This means that, if the clubs want to continue (notwithstanding possible points deductions for going into administration or liquidation-see below) then the massive wage bills of the players must be paid out, and, from the Revenue’s point of view as an unsecured creditor, there is little or nothing left for them. Not only that, but not all those who might fairly be considered ‘football creditors’ get paid. In the words of Niall Quinn, former Sunderland striker and now its Chairman:

“ The fan in the street meets the guy who printed the programmes who didn’t get paid and he sees the player driving out in the big car who was paid and I think that’s damaging”.  Well, absolutely.

Notoriously, the St John’s Ambulance was an unsecured creditor of Portsmouth FC in its administration last year. Then there are all the other trade creditors, without whose continuing support it is arguable the matches would not have been played (for example, the power for the floodlights).
Not everyone in football supports the rule, as some realise that it leads to a degree of moral hazard which encourages the market in clubs and players to take place in a diligence-free bubble- a bit like synthetic collateralised debt obligations, one suspects. Furthermore, the football creditor rule has even raised questions recently in Parliamentary inquiry into football governance.

For some time, the Revenue has been attempting to challenge the football creditor rule. Earlier attempts in the administration of Wimbledon Football Club in 2004, and last year in Portsmouth FC’s administration, have not hit the right spot in terms of a court decision on the point. Earlier this year proceedings were set on foot to challenge the Leagues’ rules head-on.  The proceedings are now postponed to await the outcome of the Lehman case in the Supreme Court.

The Revenue is no longer a preferential creditor in the UK insolvency law, and does not have much incentive to co-operate in rescuing football clubs- whilst the rules will deduct 9 points from clubs which go into administration or liquidation, the preferred route of a Company Voluntary Arrangement requires a 75% creditor majority. HMRC are often in a position to block a CVA, and whilst the football creditor rule exists, they are reluctant to stand by and see ‘football creditors’ effectively gaining the preferential position which has been taken away from the Revenue. Millions of pounds are owed to the Revenue, mostly from the top flight Premier League.

The football creditor rule is a blatant breach of the anti-deprivation principle, however narrowly you define it. (For a broader justification for the insolvency rule, look to Kirby J in Ansett, or just to Niall Quinn). The League defends its rule on economic grounds, namely the consequential impact of cessation of operation of the club, and, somewhat more ironically, on grounds of collectivity- i.e that clubs in the league, are mutually dependent on each other. However, insolvency legislation around the world makes few exceptions to the normal distribution rules. In the case of financial markets or recognised clearing houses, exceptions are made in order to avoid systemic risk resulting from failure of market players. Even if football is regarded as so sacred in England that some would  put on a parallel with the country’s financial markets (and I suppose this is not inconceivable!), such a carve-out would have to be made by Parliament.  The Premier League, which has said it will ‘vigorously defend’ the rule, has no legal justification for providing its own set of insolvency rules merely on the basis that the consequences of failure will affect others in the business, or that feed off it. The same can be said for any area of economic activity that gets into trouble, such as construction or motor vehicles,  but (absent government bailouts) these have to play by the normal rules of insolvency. Those insolvency rules, and the pari passu principle which is behind them, are arguably about fairness. For an organisation that champions fair play and mentions that in the same set of rules, the League is letting the side down. The world (or even English football) will not collapse if the football creditor rule is removed, but undermining the anti-deprivation rule in insolvency law would send out a message with far wider repercussions, in England and elsewhere.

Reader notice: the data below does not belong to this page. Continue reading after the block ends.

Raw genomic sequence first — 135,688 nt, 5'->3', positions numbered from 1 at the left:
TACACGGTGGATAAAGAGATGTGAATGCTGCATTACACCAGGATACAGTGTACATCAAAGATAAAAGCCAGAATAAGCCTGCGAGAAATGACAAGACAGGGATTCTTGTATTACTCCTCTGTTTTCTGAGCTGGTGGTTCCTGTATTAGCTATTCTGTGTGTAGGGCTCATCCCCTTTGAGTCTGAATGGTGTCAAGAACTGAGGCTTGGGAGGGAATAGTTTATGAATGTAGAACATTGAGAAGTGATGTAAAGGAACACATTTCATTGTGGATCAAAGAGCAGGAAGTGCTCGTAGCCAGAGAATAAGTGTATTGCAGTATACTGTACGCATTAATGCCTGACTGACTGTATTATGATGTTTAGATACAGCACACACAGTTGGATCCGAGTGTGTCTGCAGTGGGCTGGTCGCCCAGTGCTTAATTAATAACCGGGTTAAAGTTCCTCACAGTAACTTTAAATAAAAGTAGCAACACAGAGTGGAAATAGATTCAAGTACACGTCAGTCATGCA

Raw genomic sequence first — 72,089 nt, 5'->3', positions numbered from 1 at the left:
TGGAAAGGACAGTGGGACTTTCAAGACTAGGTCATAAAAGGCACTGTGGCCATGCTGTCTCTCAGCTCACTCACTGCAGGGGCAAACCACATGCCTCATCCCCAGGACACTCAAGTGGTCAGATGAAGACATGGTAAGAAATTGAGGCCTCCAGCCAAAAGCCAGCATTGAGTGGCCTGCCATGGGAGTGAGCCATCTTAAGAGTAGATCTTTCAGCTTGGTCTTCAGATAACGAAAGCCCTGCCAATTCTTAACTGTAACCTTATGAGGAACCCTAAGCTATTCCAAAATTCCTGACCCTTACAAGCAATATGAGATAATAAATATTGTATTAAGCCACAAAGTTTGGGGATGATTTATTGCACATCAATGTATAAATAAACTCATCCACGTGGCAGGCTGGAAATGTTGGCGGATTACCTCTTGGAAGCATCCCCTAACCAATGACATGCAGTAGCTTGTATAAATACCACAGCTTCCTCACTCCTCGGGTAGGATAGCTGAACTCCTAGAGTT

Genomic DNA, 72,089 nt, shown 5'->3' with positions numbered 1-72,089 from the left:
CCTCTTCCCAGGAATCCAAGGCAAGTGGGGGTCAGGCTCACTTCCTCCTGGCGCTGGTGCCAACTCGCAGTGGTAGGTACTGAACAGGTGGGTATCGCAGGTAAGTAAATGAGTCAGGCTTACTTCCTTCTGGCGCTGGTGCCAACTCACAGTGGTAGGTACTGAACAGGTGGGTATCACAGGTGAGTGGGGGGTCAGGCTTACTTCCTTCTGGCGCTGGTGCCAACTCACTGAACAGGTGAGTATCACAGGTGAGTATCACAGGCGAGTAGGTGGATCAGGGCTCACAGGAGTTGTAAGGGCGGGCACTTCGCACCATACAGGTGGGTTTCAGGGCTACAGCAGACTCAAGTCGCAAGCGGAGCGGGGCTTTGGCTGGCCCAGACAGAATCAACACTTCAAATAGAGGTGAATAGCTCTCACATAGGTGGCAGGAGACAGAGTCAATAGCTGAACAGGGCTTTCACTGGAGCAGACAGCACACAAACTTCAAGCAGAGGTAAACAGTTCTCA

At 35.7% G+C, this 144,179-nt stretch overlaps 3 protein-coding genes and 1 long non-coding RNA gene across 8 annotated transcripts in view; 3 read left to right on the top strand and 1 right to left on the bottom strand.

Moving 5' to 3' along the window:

The Lehman case could probably be confined to interpretation of the agreement, just as could the amended IATA agreement in the Ansett case. However, it is anticipated that the Supreme Court will address the wider question of the insolvency principle framed on its website.  Hopefully this will be enough to bury the football creditor rule.

Meanwhile… my team is currently bottom of the division, so I have more than an insolvency academic’s interest in the outcome!